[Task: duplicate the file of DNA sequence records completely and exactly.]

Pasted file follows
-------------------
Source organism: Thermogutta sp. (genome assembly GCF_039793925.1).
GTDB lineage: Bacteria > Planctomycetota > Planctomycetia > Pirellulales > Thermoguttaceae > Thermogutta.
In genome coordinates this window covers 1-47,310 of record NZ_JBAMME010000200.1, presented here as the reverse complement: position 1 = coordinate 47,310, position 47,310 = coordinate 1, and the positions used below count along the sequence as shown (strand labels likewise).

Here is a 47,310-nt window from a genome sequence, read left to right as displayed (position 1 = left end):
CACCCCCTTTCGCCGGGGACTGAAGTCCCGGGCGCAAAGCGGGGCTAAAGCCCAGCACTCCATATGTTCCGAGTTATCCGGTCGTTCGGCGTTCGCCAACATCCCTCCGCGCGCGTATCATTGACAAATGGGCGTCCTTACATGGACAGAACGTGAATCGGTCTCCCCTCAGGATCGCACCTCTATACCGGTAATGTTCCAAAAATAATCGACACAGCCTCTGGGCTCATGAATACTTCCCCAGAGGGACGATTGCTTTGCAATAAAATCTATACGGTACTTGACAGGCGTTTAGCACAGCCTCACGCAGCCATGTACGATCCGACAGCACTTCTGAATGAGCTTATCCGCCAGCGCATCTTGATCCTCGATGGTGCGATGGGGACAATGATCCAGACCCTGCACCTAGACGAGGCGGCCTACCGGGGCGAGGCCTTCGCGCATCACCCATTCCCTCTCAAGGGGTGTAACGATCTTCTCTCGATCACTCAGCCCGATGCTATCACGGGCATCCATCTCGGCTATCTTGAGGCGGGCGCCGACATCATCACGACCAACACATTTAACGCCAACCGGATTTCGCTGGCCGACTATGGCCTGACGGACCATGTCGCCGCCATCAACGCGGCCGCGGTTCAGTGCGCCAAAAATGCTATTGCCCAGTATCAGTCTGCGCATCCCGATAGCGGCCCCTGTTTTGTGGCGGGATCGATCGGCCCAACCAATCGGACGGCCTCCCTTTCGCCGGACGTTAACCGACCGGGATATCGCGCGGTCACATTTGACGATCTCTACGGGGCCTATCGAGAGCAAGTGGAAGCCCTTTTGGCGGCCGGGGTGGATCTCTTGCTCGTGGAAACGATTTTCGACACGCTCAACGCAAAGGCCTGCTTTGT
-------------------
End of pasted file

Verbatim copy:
Source organism: Thermogutta sp. (genome assembly GCF_039793925.1).
GTDB lineage: Bacteria > Planctomycetota > Planctomycetia > Pirellulales > Thermoguttaceae > Thermogutta.
In genome coordinates this window covers 1-47,310 of record NZ_JBAMME010000200.1, presented here as the reverse complement: position 1 = coordinate 47,310, position 47,310 = coordinate 1, and the positions used below count along the sequence as shown (strand labels likewise).

Here is a 47,310-nt window from a genome sequence, read left to right as displayed (position 1 = left end):
CACCCCCTTTCGCCGGGGACTGAAGTCCCGGGCGCAAAGCGGGGCTAAAGCCCAGCACTCCATATGTTCCGAGTTATCCGGTCGTTCGGCGTTCGCCAACATCCCTCCGCGCGCGTATCATTGACAAATGGGCGTCCTTACATGGACAGAACGTGAATCGGTCTCCCCTCAGGATCGCACCTCTATACCGGTAATGTTCCAAAAATAATCGACACAGCCTCTGGGCTCATGAATACTTCCCCAGAGGGACGATTGCTTTGCAATAAAATCTATACGGTACTTGACAGGCGTTTAGCACAGCCTCACGCAGCCATGTACGATCCGACAGCACTTCTGAATGAGCTTATCCGCCAGCGCATCTTGATCCTCGATGGTGCGATGGGGACAATGATCCAGACCCTGCACCTAGACGAGGCGGCCTACCGGGGCGAGGCCTTCGCGCATCACCCATTCCCTCTCAAGGGGTGTAACGATCTTCTCTCGATCACTCAGCCCGATGCTATCACGGGCATCCATCTCGGCTATCTTGAGGCGGGCGCCGACATCATCACGACCAACACATTTAACGCCAACCGGATTTCGCTGGCCGACTATGGCCTGACGGACCATGTCGCCGCCATCAACGCGGCCGCGGTTCAGTGCGCCAAAAATGCTATTGCCCAGTATCAGTCTGCGCATCCCGATAGCGGCCCCTGTTTTGTGGCGGGATCGATCGGCCCAACCAATCGGACGGCCTCCCTTTCGCCGGACGTTAACCGACCGGGATATCGCGCGGTCACATTTGACGATCTCTACGGGGCCTATCGAGAGCAAGTGGAAGCCCTTTTGGCGGCCGGGGTGGATCTCTTGCTCGTGGAAACGATTTTCGACACGCTCAACGCAAAGGCCTGCTTTGT